How to avoid job burnout

The festive season is supposed to be fun, but for many feeling overwhelmed by work and family commitments, it is anything but.

Fortunately, there are ways to establish a better work-life balance during this exhausting time of the year.

Working non-stop

A University of Toronto study found that as many as 50% of people bring their work home with them regularly. And even if you don’t plan to work after office hours, smart phone email and instant messages services can make us feel like we’re always ‘on duty.’

In our ‘always connected culture,’ research from Kansas State University found that people who are unable to unplug from work activities have higher levels of fatigue and job burnout than those who try to keep their work in office hours.

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Another study found that simply feeling that there is an expectation to answer work emails after hours has been linked to emotional exhaustion. And if you think this situation could improve with a promotion, think again. Another study found that it gets harder the higher up the corporate ladder you climb.

How job burnout affects your health

The result of working almost non-stop is job burnout.

Defined as physical, cognitive, and emotional exhaustion caused by stress at work, studies have linked job burnout with obesity, insomnia and anxiety.

Job burnout could even be deadly. According to a Tel Aviv University study, there is a link between job burnout and coronary heart disease (CHD), the buildup of plaque in the coronary arteries that leads to angina and heart attacks.

How to reclaim your ‘me-time’

It’s obvious, the more time spent working the less ‘me-time’ you have. And although some scoff at the term, ‘me-time’ is important for your health and well-being. Researchers found that people who experience high quality ‘me-time’ enjoy a better work-life balance, well-being and are more engaged at work.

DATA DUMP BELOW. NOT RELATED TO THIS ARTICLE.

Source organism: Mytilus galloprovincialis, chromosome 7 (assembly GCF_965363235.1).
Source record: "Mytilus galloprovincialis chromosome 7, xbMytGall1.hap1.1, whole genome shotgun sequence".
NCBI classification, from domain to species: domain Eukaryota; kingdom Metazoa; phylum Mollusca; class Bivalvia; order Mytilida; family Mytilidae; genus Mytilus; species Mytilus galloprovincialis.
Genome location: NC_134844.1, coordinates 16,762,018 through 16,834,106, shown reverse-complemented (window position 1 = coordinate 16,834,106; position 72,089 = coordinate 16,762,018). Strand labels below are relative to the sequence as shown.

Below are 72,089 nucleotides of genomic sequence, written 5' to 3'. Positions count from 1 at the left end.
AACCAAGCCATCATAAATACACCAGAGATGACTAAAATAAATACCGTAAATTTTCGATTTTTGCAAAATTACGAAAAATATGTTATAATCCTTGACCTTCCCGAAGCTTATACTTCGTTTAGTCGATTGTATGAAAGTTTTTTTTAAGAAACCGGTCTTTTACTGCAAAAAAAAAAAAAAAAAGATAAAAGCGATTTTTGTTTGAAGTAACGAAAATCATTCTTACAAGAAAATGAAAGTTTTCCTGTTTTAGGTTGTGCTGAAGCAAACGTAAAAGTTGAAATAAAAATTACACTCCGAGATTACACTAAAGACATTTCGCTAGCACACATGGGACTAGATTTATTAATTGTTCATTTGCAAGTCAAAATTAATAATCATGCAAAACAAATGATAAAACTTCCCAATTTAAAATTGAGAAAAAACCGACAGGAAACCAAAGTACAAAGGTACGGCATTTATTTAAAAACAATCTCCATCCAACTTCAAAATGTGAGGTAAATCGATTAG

In fact, another study found that people who are able to unplug from work activities after work experience higher levels of life satisfaction than those who continue working long after clocking out.

These and other studies are convincing a few companies and even some countries to make big changes, like France, which passed a labour reform law banning the checking of work emails over weekends.

While moving to France may not be an option for all of us, there are a few practical ways to avoid job burnout…

  • Log off – Obviously, you shouldn’t open your work emails from home, but you may also want to remove that email app from your phone or the message alert from your home desktop. Even if you don’t answer them, simply being notified about after-hours work emails and can cause you to stress about your work to-do list and interrupt your family and me-time.
  • Respect your own time – The truth is, if you don’t respect and prioritise your off-time, no one will. If you need to, politely let your colleagues know that you have obligations – whether it’s family time or your gym session – after work that makes answering calls, instant messages and emails difficult.
  • When you have to reply – Urgent issues do arise, however, if you do get an after-hours message to respond as soon as possible and the matter is in not urgent (or it’s simply a colleague wanting to gossip), reply politely saying that you will respond as soon as you get into the office the next day. Your colleagues will soon realise that you prefer to keep work in work hours, where it belongs.

Sources: Kansas State UniversityBritish Psychological Society and the University of Toronto via ScienceDaily